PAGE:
Hong Kong police have arrested five executives of Apple Daily, a pro-democracy newspaper, and seized assets from their office during an early morning raid on Thursday where nearly 500 police personnel went through the computers and notebooks of journalists.
Media tycoon Jimmy Lai, 73, an outspoken figure in the city’s pro-democracy movement and owner of Apple Daily, is already in jail serving several prison terms. His assets have been seized and he has been in detention since December 2020 while being denied bail under the national security law.
On 28 May, he was sentenced to 14 months in prison for taking part in an anti-government protest in October 2019.
On Thursday, around dawn, the Hong Kong police arrested five executives of the newspaper, and later the police personnel were seen checking computers and other equipment in the newsroom.
The five people were editor-in-chief Ryan Law, chief executive officer Cheung Kim-hung, chief operating officer Chow Tat-kuen, deputy chief editor Chan Puiman and chief executive editor Cheung Chi-wai.
John Lee, Hong Kong’s security secretary, called the newsroom a “crime scene” and said the operation was aimed at those who use reporting as a “tool to endanger” national security.
“We are talking about a conspiracy in which these suspects try to make use of journalistic work to collude with a foreign country or external element to impose sanctions or take hostile activities against Hong Kong and... China,” said Mr Lee.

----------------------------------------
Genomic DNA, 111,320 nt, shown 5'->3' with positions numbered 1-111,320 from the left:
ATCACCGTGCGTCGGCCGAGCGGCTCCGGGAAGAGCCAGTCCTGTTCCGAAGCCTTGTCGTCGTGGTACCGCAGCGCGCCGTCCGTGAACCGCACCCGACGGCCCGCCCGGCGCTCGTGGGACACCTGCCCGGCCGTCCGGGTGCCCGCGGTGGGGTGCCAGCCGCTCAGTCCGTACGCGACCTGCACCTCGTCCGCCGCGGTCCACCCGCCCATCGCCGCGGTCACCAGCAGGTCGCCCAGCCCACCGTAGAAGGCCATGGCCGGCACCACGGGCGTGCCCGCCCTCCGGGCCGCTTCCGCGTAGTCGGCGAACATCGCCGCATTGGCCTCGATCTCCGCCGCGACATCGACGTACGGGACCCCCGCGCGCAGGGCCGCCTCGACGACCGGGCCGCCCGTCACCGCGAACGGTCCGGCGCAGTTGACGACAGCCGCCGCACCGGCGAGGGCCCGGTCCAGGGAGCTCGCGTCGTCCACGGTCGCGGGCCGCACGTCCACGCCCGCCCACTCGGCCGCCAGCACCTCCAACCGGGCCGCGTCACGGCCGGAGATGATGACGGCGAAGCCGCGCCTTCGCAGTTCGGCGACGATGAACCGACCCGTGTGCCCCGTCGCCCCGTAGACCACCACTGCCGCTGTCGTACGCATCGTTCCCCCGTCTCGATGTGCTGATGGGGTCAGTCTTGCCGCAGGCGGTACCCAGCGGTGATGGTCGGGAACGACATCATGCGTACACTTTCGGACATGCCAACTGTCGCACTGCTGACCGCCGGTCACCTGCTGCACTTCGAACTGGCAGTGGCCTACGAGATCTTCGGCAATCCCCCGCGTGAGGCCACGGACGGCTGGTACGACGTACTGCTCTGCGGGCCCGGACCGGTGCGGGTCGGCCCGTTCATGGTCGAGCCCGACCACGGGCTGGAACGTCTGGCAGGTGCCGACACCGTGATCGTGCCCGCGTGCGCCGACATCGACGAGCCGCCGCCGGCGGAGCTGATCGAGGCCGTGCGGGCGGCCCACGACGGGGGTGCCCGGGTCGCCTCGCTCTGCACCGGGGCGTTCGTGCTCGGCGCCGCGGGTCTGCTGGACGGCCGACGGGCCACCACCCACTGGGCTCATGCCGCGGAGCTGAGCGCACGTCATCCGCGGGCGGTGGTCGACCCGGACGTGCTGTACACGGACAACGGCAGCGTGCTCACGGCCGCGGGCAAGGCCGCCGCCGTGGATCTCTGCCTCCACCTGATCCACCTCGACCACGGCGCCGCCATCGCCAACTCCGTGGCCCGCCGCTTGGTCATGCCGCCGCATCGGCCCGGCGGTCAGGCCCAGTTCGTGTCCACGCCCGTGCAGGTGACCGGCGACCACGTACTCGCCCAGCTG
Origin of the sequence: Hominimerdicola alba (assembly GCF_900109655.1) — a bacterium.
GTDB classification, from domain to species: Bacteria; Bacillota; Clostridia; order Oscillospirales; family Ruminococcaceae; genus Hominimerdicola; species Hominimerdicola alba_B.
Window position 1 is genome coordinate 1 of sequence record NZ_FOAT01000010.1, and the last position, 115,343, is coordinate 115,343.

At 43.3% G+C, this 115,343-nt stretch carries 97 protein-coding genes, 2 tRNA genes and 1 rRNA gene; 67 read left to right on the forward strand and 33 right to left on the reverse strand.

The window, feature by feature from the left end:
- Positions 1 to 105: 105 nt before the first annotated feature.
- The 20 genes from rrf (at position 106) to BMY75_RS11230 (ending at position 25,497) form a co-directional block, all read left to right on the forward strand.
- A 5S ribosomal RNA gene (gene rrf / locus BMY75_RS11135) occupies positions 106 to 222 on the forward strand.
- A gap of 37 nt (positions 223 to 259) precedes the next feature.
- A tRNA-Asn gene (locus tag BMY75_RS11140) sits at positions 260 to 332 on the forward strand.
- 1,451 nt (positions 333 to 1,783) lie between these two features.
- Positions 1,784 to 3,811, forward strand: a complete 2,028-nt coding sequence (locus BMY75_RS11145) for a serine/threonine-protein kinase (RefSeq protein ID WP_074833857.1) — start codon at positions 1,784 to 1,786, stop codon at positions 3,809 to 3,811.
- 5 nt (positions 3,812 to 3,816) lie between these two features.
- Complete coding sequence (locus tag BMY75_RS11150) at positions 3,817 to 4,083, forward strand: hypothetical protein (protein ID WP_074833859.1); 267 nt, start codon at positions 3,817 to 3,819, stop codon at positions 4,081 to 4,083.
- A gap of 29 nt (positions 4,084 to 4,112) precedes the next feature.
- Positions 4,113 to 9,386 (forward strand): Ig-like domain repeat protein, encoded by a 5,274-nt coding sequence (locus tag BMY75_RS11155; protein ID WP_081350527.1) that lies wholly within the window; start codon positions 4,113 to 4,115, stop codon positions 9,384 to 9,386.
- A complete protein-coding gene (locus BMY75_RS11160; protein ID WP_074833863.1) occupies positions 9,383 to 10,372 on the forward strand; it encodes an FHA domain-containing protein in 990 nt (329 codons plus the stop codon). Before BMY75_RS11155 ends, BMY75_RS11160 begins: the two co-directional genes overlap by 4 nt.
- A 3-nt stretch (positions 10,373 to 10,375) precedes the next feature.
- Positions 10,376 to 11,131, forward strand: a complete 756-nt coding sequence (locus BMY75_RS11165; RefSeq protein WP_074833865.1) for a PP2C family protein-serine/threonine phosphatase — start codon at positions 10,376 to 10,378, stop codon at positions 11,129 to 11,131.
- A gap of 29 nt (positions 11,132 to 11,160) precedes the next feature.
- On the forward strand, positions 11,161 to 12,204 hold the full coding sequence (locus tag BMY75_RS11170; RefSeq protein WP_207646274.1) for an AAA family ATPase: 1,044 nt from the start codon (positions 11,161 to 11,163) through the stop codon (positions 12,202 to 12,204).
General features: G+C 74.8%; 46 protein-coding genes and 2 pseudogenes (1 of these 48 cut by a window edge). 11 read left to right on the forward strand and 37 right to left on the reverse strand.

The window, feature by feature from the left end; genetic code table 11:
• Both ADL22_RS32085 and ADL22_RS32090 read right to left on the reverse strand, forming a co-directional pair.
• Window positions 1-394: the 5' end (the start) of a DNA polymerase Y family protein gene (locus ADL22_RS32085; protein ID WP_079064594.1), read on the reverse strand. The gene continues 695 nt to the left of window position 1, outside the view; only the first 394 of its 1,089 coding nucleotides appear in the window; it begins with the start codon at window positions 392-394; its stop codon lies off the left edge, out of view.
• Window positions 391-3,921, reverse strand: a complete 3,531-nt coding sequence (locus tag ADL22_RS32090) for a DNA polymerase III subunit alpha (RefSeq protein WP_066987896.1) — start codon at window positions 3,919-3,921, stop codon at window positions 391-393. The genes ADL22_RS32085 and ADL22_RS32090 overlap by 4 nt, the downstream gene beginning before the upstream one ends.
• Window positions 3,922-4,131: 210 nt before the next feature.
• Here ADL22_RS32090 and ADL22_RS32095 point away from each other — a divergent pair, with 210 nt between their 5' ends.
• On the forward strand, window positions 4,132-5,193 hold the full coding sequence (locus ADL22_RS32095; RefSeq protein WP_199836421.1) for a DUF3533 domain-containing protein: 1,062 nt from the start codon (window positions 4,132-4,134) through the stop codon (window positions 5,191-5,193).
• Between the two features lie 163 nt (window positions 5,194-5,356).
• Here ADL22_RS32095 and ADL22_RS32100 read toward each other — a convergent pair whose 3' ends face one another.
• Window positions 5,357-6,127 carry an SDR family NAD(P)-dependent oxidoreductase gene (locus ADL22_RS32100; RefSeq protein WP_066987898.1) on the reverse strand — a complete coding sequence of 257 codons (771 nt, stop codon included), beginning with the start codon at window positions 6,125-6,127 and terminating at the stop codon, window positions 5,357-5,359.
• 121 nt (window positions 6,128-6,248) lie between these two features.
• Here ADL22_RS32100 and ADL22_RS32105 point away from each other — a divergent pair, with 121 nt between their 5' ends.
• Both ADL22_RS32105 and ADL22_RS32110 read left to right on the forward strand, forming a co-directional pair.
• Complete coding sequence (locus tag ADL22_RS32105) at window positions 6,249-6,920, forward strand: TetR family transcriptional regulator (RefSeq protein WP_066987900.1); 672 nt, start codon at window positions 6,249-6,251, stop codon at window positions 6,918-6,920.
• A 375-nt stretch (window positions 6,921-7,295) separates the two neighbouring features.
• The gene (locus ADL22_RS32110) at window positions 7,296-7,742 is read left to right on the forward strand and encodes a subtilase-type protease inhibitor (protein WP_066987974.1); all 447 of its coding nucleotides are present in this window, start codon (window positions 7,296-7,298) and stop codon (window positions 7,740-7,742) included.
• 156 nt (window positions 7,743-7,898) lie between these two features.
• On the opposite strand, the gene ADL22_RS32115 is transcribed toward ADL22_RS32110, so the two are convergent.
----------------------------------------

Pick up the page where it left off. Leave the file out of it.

The police have also frozen HK$18m (£1.65m) of assets owned by three companies linked to Apple Daily. This is the second instance of Hong Kong police raiding its office, as they had carried out a raid in August 2020 as well.
Hong Kong police’s senior superintendent Li Kwai-wah said Apple Daily published dozens of reports dating back to 2019 that “incited foreign countries to impose sanctions”.
Britain, which ruled Hong Kong until 1997, said the raid showed that China was using a new national security law to target dissent rather than deal with public security.
“Today’s raids and arrests at Apple Daily in Hong Kong demonstrate Beijing is using the National Security Law to target dissenting voices, not tackle public security,” Dominic Raab, UK’s foreign secretary, said.
Though Beijing passed the wide-ranging national security law in June 2020, it appears to permit prosecutors to use actions from before its implementation as evidence of breaches.
Mark Simon, an adviser to Lai who is based outside Hong Kong, told Reuters that Thursday’s raid was “a blatant attack on the editorial side of Apple Daily… They’re arresting the top editorial folks”.
Pictures published by Apple Daily showed police sitting at reporters’ desks and using their computers while chief editor Mr Law was seen walking in handcuffs, flanked by police officers. A person streaming a live feed for Apple Daily’s Facebook page said reporters were prevented from accessing certain floors or getting their equipment or notebooks.
When asked how long he thinks the newspaper can survive, Mr Simon said: “There’s 100 police officers in our newsroom. They decide, not us.”
Lai had met Mike Pompeo, the US secretary of state, seeking support for Hong Kong’s pro-democracy movement, following which Beijing called him a “traitor”.
Under the national security law, the authorities in Hong Kong can take action against any act that might be deemed subversion, secessionism, terrorism or collusion with foreign forces.
Additional reporting by agencies
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